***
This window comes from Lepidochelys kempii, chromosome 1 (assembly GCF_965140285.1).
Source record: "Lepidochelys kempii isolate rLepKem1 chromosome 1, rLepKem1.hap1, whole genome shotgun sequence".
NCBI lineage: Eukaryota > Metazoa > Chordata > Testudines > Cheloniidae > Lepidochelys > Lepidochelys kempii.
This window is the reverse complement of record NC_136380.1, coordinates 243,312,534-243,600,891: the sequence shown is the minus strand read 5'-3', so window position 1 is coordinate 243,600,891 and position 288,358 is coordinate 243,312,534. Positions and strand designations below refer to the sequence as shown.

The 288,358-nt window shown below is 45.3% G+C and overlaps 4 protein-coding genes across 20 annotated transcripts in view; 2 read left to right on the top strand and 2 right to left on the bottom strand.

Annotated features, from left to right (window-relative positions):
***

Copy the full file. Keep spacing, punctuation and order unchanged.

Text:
This window comes from Lepidochelys kempii, chromosome 1 (assembly GCF_965140285.1).
Source record: "Lepidochelys kempii isolate rLepKem1 chromosome 1, rLepKem1.hap1, whole genome shotgun sequence".
NCBI lineage: Eukaryota > Metazoa > Chordata > Testudines > Cheloniidae > Lepidochelys > Lepidochelys kempii.
This window is the reverse complement of record NC_136380.1, coordinates 243,312,534-243,600,891: the sequence shown is the minus strand read 5'-3', so window position 1 is coordinate 243,600,891 and position 288,358 is coordinate 243,312,534. Positions and strand designations below refer to the sequence as shown.

The 288,358-nt window shown below is 45.3% G+C and overlaps 4 protein-coding genes across 20 annotated transcripts in view; 2 read left to right on the top strand and 2 right to left on the bottom strand.

Annotated features, from left to right (window-relative positions):